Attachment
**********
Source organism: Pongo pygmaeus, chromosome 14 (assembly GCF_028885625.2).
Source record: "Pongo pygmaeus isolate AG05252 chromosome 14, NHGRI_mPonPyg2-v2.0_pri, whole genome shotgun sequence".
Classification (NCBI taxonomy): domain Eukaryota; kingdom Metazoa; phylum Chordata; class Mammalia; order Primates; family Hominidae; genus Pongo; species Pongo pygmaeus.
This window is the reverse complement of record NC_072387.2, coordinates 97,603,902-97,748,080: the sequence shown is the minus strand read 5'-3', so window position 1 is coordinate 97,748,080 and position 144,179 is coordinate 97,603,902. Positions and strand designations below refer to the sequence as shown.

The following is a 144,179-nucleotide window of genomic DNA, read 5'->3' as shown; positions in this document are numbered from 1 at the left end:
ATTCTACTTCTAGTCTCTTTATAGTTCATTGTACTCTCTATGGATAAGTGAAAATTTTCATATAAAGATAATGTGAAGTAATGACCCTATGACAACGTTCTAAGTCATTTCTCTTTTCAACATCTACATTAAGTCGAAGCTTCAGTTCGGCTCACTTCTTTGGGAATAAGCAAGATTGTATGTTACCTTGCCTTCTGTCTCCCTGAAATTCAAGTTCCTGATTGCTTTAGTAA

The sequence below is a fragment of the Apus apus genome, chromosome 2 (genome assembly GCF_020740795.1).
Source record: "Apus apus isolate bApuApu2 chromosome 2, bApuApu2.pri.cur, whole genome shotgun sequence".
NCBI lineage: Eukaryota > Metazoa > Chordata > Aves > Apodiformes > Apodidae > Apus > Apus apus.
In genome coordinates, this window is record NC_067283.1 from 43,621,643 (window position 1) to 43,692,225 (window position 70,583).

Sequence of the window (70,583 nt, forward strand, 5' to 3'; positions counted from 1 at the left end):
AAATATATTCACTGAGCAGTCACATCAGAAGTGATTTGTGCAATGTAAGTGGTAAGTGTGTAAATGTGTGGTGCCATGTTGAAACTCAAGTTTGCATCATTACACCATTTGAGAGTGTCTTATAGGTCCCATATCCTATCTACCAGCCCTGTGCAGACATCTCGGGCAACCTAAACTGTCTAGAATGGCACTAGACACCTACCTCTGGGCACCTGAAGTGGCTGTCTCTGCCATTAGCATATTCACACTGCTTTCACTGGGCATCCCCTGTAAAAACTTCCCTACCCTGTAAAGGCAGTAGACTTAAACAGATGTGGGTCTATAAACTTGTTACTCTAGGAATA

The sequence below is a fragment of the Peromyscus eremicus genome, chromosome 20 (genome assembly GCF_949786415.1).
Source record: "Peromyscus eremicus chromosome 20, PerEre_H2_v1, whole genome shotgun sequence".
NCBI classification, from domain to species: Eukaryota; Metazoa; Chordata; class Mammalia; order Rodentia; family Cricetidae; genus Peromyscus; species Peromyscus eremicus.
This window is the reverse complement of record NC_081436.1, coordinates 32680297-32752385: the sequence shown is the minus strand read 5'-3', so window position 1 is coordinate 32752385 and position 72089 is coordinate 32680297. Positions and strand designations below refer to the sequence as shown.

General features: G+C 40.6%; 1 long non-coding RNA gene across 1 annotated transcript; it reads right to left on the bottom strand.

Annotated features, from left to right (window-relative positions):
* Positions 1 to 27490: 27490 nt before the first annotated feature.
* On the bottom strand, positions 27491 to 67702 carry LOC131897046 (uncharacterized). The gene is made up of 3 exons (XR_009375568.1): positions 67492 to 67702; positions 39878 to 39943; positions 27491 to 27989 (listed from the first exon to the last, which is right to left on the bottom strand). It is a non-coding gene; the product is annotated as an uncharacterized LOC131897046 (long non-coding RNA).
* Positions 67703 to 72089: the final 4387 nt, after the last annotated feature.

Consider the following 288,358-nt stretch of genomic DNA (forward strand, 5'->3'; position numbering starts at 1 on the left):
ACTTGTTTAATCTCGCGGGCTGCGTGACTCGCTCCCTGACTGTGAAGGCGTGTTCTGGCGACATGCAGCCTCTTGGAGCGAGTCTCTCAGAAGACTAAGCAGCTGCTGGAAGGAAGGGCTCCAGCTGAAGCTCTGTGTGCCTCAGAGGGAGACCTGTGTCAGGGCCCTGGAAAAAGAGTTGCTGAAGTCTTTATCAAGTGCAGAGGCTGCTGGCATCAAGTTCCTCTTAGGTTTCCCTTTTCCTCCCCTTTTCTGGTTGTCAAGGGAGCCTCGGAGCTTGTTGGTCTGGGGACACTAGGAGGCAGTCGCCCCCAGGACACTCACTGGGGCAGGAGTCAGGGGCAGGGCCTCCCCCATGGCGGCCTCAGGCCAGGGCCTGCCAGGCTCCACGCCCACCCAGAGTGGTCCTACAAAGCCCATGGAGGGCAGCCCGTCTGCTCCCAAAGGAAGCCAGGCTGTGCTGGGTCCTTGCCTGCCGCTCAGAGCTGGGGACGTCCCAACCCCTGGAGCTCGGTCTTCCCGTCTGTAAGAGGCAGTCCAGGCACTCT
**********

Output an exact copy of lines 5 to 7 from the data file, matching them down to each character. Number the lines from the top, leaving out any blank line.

The following is a 144,179-nucleotide window of genomic DNA, read 5'->3' as shown; positions in this document are numbered from 1 at the left end:
ATTCTACTTCTAGTCTCTTTATAGTTCATTGTACTCTCTATGGATAAGTGAAAATTTTCATATAAAGATAATGTGAAGTAATGACCCTATGACAACGTTCTAAGTCATTTCTCTTTTCAACATCTACATTAAGTCGAAGCTTCAGTTCGGCTCACTTCTTTGGGAATAAGCAAGATTGTATGTTACCTTGCCTTCTGTCTCCCTGAAATTCAAGTTCCTGATTGCTTTAGTAA

The sequence below is a fragment of the Apus apus genome, chromosome 2 (genome assembly GCF_020740795.1).